Re: Jazz Study Group: Autumn Leaves, ATTYA, etc. - 01/11/08 01:40 PM

 Quote:
Originally posted by Mike A:
 Quote:
Originally posted by jazzwee:
... The reason it works is that the Third is instrumental in hearing the chord. The seventh on the other hand leads to the next chord (leading tone). ...[/b]
Must be using a definition of leading tone other than the conventional one. [/b]
So far as I understand the term leading tones, in a ii-V-I progression -- or, for that matter, iii-vi-ii-V-I, or iii-VI-ii-V-I, or III-VI-II-V-I, or ii-V-I-IV, or ii-V-i, etc., i.e., any circle-of-fifths progression -- there is no chord in which the seventh is the leading tone. Not possible. However, the third in every dominant 7th chord in a V>I relationship IS the leading tone.

In the key of G, for example, the leading tone is F#. F# is the third of D7, the V7 chord.

(The leading tone does appear, in enharmonic form, as the seventh in a subV7 -- for example, Ab7 as a subV7 for D7, the seventh is Gb (F#).)

I assume you're using some other definition of leading tone.
Posted by: jazzwee

Re: Jazz Study Group: Autumn Leaves, ATTYA, etc. - 01/11/08 01:55 PM

Mike A, if you do the fingering for 3/7 shells, you will note that the 7th of ii chord always goes a half step down to the 3rd of the V chord.

This is standard fingering in 'voice leading' voicings. I'm sorry if I misunderstood your comment.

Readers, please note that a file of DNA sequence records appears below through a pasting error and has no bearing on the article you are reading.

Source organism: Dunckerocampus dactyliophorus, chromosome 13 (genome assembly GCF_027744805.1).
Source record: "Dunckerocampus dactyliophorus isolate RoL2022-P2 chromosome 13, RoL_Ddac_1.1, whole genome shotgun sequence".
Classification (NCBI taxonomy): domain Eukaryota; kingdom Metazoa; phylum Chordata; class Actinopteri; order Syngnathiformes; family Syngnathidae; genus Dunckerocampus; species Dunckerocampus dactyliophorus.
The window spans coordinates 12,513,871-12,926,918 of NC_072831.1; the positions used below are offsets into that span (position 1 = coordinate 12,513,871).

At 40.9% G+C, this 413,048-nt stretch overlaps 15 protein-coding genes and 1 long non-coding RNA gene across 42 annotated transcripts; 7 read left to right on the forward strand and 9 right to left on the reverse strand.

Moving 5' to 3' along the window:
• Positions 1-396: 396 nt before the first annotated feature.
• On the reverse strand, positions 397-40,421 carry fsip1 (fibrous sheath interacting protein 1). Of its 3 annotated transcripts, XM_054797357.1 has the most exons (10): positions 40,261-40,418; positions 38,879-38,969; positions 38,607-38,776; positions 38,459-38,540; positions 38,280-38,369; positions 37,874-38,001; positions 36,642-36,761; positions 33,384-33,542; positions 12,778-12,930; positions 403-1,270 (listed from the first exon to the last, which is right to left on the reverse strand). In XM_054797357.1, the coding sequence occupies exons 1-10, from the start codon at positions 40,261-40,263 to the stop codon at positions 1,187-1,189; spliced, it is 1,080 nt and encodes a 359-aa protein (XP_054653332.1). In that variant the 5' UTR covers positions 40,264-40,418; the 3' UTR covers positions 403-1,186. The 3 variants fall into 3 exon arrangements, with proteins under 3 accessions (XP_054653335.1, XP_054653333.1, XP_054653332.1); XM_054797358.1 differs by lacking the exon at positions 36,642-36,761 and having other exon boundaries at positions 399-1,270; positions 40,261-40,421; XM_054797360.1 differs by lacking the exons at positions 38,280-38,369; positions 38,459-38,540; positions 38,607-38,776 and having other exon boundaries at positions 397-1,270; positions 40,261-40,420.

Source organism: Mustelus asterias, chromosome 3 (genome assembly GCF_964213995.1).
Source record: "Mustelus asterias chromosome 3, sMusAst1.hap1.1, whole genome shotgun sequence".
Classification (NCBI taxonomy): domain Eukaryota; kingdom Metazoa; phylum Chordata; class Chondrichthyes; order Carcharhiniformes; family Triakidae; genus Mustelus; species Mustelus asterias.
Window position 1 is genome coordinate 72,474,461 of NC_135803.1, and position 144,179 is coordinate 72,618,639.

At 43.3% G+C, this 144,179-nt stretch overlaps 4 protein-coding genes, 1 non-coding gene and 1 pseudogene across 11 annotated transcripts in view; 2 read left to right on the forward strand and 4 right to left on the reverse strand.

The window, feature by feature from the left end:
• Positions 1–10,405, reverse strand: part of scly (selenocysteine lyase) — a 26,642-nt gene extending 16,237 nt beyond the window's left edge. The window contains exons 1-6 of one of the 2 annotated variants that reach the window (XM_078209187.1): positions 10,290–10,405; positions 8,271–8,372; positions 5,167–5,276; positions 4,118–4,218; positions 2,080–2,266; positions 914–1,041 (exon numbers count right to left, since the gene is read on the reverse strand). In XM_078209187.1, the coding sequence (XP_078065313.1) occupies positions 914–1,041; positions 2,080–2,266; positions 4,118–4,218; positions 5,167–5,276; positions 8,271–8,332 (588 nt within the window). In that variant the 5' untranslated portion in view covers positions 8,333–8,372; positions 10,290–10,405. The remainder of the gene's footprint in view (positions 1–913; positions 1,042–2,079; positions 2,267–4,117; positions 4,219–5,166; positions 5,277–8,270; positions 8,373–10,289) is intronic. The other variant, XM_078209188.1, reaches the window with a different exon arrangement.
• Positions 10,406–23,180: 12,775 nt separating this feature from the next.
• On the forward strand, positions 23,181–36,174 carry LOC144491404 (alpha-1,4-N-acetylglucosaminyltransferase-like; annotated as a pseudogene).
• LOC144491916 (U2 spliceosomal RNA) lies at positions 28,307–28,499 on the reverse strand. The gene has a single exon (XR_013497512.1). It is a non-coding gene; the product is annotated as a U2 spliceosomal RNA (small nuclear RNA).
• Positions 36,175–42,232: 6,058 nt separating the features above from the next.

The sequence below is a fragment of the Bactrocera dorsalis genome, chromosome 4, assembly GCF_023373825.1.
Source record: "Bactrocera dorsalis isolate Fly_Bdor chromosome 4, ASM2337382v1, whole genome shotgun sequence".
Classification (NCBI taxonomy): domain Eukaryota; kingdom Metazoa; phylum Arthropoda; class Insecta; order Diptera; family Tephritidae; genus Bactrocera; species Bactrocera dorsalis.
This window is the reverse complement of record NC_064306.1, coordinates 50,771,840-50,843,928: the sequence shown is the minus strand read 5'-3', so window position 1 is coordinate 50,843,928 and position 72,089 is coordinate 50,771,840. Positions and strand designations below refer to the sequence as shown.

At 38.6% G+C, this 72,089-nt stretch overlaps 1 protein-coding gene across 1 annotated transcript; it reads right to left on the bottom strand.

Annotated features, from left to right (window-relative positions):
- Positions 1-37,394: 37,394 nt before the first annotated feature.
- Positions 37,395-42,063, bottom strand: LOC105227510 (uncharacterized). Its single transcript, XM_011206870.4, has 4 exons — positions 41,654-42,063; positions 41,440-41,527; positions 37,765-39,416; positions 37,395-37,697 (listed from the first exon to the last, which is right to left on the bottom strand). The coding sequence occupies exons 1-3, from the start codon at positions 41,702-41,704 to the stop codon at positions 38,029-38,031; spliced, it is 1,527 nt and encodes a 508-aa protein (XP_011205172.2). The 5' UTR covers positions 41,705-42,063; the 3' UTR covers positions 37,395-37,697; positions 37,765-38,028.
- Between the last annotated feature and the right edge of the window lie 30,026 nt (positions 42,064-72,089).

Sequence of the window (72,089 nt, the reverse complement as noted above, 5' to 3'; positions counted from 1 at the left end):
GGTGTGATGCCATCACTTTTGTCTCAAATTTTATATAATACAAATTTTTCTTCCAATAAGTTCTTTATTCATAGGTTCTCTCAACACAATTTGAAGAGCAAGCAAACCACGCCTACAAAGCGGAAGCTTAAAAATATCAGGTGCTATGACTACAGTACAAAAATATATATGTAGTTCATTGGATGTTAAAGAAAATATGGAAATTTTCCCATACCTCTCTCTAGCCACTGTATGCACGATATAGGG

In fact we do this even in our 1/7 (ii chord) to 1/3 (V chord) voicings. The 7 of ii goes down a half step to 3.

This is the reason I'm not focusing on 7th's in solo practice since it will just be moving of half steps to the third and really you can move to the third from the below as well.

So in 3/7 shells, yes both are 'guide tones' but the 7 always has a special function of 'voice leading' to the next chord in a circle of fifths.

Edit: Note too that the voice leading is heavily used in Walking Bass on beat 4. In theory, if it comes from above then it would be the 7th of the chord but not if it comes from below.
Posted by: Mike A

Re: Jazz Study Group: Autumn Leaves, ATTYA, etc. - 01/11/08 03:03 PM

 Quote:
Originally posted by jazzwee:
... the 7 always has a special function of 'voice leading' to the next chord in a circle of fifths.

Edit: Note too that the voice leading is heavily used in Walking Bass on beat 4. In theory, if it comes from above then it would be the 7th of the chord but not if it comes from below. [/b]